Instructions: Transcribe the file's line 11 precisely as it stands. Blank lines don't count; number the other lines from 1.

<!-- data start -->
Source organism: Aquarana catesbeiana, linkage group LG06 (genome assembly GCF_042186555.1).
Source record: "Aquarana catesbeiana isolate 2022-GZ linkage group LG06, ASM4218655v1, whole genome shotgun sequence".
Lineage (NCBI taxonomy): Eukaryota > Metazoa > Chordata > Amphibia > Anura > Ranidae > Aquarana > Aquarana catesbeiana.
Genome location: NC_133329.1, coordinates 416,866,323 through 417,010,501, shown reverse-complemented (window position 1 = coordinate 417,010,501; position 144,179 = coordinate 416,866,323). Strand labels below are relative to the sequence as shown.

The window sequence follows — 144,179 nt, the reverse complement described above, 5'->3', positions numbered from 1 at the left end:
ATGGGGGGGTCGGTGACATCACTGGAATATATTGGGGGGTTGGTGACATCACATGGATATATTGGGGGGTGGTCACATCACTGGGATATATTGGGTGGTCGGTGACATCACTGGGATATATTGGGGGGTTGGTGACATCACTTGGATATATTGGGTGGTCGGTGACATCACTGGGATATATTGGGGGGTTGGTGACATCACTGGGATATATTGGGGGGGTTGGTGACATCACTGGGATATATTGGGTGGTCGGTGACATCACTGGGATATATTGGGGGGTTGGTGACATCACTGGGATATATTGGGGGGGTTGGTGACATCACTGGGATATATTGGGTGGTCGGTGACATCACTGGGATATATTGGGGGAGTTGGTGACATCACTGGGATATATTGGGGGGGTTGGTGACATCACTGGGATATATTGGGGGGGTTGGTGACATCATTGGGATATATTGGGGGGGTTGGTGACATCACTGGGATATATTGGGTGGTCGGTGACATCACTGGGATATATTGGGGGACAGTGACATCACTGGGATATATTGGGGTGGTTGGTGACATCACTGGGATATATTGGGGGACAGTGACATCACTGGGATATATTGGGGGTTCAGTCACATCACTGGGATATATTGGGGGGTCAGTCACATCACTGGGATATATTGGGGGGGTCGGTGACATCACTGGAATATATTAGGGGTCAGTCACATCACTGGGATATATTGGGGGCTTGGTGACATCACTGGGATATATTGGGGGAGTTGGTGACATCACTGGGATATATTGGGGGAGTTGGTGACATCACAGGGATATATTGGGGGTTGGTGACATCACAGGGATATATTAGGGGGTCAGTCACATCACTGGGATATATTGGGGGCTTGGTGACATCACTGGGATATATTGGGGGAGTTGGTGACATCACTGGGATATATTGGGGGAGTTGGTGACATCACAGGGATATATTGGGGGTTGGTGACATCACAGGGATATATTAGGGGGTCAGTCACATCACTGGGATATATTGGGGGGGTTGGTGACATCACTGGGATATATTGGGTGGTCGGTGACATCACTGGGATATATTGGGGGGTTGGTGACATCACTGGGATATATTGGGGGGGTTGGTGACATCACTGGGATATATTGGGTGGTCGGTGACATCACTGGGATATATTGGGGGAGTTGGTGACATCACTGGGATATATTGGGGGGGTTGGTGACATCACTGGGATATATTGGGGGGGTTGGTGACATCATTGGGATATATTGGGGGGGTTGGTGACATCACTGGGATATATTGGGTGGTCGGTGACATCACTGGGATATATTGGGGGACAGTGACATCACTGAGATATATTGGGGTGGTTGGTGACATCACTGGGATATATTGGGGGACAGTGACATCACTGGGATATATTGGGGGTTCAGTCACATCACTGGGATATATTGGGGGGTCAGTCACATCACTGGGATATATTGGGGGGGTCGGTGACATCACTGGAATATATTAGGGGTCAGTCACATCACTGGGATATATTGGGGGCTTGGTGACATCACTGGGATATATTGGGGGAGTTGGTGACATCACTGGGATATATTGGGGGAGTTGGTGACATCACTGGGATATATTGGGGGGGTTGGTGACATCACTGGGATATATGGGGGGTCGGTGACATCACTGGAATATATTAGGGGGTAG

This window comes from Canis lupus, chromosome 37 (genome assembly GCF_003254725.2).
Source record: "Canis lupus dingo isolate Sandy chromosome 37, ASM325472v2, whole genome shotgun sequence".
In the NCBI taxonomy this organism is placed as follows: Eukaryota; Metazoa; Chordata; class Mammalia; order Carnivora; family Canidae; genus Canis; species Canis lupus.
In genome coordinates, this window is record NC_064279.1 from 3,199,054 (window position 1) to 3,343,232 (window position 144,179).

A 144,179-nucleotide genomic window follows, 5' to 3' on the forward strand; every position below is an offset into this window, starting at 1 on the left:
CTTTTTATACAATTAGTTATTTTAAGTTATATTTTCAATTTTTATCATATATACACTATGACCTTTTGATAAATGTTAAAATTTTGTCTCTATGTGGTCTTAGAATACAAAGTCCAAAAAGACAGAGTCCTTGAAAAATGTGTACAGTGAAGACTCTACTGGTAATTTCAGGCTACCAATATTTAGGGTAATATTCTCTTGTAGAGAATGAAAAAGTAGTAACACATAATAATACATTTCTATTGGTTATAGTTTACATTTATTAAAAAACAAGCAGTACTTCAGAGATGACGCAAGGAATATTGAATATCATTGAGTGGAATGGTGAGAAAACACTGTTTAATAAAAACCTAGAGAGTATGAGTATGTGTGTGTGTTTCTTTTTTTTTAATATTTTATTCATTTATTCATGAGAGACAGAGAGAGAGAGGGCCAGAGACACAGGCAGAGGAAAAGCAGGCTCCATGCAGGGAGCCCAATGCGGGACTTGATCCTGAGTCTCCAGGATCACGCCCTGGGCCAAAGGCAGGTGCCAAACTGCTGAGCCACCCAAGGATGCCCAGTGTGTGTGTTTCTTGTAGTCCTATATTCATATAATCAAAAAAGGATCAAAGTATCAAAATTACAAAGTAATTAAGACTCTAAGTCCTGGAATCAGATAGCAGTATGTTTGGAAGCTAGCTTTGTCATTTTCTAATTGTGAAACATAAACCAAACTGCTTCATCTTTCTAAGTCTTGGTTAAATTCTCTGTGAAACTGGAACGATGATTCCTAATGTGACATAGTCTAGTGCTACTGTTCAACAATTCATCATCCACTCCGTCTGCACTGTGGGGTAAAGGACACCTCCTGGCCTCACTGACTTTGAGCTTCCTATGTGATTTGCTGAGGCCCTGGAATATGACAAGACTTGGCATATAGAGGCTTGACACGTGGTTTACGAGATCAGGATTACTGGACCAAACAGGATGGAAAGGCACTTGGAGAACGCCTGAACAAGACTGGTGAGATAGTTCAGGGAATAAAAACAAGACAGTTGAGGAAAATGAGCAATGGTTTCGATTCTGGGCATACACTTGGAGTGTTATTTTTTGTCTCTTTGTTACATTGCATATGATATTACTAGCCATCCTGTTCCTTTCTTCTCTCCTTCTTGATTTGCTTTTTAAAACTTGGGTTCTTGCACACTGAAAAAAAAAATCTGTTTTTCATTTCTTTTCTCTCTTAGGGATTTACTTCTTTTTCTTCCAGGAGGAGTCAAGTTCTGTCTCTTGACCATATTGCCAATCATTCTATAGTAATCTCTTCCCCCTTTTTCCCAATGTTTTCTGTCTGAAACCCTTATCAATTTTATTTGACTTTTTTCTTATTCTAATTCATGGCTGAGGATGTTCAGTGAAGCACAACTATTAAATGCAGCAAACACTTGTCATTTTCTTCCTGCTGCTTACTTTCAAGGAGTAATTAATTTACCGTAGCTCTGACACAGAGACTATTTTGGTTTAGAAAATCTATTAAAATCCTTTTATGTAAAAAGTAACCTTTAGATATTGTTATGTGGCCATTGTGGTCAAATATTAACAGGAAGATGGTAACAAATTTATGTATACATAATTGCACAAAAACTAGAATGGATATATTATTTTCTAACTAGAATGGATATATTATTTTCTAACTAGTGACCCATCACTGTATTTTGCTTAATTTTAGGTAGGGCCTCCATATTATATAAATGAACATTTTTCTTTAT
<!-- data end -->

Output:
A 144,179-nucleotide genomic window follows, 5' to 3' on the forward strand; every position below is an offset into this window, starting at 1 on the left: